Sunday, June 14, 2009

Why is it important to castle?

Hey everyone, today I thought I'd make an update to point out the most basic defensive strategy so that beginners can get a grasp of it. I'll explain it using examples of my own games that I've played in the past week. The topic is, of course, castles.

Castles are formations of pieces that surround and defend your king. Unlike chess, where the only "castle" is putting your rook in front of your king, Shogi castles are deliberately designed to ward off the opponent's attacks and keep your king as far away from the battlefield as possible. There are many types of castles and many variations of every kind of castle, but here are the three most common castles:



Yagura Castle
Yagura Castle is one of the most popular kinds of castles, although it takes some time to make. It is used when the opponent is playing Static Rook (when a player keeps his or her rook on its opening file in the opening). Its strength is that it heavily defends the front of the king, which is where a Static Rook player will be opening fire. Often times you will see two players in Yagura Castle at the same time, as they are castled used by Static Rook players. Its weaknesses are the left side and the bottom.

Mino Castle
Mino Castle is another popular castle, especially among beginners, especially because it is one of the easiest castles to make. Mino Castle is used by Ranging Rook (when a player moves his or her rook in the opening) players, typically against Static Rook players, because it heavily defends the left side. Its weakness is the silver general's head, 3g. Often times the rightmost pawn will also be pushed, to give an escape route to the king.

Anaguma Castle
Anaguma Castle is a fairly popular castle among beginners because it is one of the hardest castles to break in shogi. It defends decently from the front and heavily from the side. The biggest problem with Anaguma is that if your opponent manages to break your castle, you will be checkmated in a few turns because your king has no escape route.


Now that I've given a quick introduction to castles, I'd like to go into their uses in-game. A few months ago when I was very new at shogi, I was of the mentality that, "Well if I can make a big enough attack, they won't have time to attack me, so I don't need to build a castle." This mentality worked against some of my friends and some other beginners in PlayOK, but as I started getting better and playing against better players, I realized I was very, very wrong.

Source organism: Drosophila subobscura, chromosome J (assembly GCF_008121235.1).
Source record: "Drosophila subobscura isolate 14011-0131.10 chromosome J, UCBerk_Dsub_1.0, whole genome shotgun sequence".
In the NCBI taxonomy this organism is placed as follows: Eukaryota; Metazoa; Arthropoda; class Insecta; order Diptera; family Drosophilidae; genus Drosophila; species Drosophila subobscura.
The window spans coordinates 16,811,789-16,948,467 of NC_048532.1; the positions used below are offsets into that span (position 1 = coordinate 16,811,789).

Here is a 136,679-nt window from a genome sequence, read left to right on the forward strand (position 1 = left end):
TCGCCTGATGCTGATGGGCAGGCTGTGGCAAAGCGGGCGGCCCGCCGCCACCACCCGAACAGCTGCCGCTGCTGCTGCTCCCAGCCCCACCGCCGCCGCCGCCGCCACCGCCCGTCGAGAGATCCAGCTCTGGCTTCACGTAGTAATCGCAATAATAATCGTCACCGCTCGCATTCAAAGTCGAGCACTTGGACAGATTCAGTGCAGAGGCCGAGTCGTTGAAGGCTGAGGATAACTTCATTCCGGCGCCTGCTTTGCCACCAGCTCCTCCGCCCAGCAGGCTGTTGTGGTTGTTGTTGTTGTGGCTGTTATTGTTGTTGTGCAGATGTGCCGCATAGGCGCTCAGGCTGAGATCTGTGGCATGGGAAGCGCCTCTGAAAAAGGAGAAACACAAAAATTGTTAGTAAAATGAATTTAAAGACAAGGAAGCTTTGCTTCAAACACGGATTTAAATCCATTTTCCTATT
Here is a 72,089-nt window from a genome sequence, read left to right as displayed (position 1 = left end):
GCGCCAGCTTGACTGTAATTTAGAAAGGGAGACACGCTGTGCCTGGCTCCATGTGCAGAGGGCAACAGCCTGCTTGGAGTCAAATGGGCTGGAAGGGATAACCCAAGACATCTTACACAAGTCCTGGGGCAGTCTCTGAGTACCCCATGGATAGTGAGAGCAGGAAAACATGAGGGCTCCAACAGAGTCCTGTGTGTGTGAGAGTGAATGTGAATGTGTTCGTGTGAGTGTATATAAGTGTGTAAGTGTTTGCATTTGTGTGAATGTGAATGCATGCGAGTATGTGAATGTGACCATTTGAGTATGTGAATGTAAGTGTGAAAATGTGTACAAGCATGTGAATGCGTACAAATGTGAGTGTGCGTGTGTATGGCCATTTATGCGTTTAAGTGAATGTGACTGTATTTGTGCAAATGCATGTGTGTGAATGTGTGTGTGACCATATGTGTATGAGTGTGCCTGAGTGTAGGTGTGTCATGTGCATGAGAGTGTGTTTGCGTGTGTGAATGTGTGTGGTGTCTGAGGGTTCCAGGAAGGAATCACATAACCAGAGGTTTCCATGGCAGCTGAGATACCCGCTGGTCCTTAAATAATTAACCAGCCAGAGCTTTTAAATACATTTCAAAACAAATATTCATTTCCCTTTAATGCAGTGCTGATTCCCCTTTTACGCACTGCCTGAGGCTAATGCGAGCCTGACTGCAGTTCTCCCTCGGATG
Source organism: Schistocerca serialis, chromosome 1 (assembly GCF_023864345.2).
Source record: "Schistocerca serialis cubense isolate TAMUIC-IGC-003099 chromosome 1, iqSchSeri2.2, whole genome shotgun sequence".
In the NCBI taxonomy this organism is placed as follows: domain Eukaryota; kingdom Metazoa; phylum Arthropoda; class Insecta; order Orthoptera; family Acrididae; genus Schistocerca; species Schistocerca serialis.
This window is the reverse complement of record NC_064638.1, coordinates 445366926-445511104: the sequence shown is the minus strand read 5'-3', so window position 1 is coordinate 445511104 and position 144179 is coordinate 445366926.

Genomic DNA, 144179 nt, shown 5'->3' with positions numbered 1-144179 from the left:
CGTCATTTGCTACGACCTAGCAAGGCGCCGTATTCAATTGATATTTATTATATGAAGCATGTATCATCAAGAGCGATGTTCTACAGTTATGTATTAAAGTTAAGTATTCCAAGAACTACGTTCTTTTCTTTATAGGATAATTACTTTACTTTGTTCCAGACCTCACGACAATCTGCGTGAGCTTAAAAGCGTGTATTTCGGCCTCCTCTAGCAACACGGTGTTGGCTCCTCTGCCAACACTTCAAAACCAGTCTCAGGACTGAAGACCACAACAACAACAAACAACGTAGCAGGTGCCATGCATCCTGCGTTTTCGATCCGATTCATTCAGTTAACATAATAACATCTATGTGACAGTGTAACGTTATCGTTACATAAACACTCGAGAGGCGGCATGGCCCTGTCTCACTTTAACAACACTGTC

It's always important to protect your king in one way or another. There are two shogi proverbs that apply to castling: "Avoid a sitting king," and "Protect your king with three generals, etc."

Here's an example of one of my games that I just played tonight where I had a solid defense while my opponent didn't:

hirohiigo (black) vs. mawelikeke (white)

I knew for sure that I was going to win this game at move 36. S-2f. He made a huge error in making that move, and it allowed me to play 37. Rx2f. He hurried the game along by playing 39. B-2e to attack my rook. Since I could skip going after his bishop, I could run straight into his camp and promote. With a dragon and 2 generals in hand in that kind of situation, I don't think it's possible to lose.

Mawelikeke could have extended the game even farther, but by playing 42. R-5a, he put himself in a Mate In 2 situation, and he could not block 43. +R-4c. 44. K-3a 45. R*3b Gold on the Head checkmate. Mawelikeke was obviously new to the game, so I don't blame him for not knowing any castles. But my next example is against a more skillful opponent:

ryoku (black) vs. hirohiigo (white)

Ryoku showed his aggressive intentions right away by opening with a one move loss bishop exchange and quickly moving into a third file rook strategy. His attacks were coming so fast that I was having trouble keeping up with him - it was like he had his attack planned out before the game even began. I was panicking early into the game, but his first major blunder followed my bishop promotion at 16. Bx6g+, in which his reaction was 17. Px7c+. I don't understand why anyone would continue their attack with a major piece in their camp. Whatever the case, he traded a rook and a pawn for a bishop and a pawn.

But even after that his attacks were coming in strong. The only thing I could do to save myself from 23. R*7a was R*6a to force a rook trade. It kept going on like that until I managed to kick his horse off of its diagonal with 42. B*7b. As soon as his horse moved, I began preparing for my attack with 44. R*7d. He delayed my attack slightly with his lance and knight drop, but the moment I was able to make my first check with 54. G*6i, his entire game collapsed and I won. In the end, it was a matter of the player who had the stronger castle survived.

I hope these real examples of the benefit of castles has taught any beginners reading this how important it is to castle your king, or at the very least move him away from 5a (or 5i if you're black) into a more secure position.

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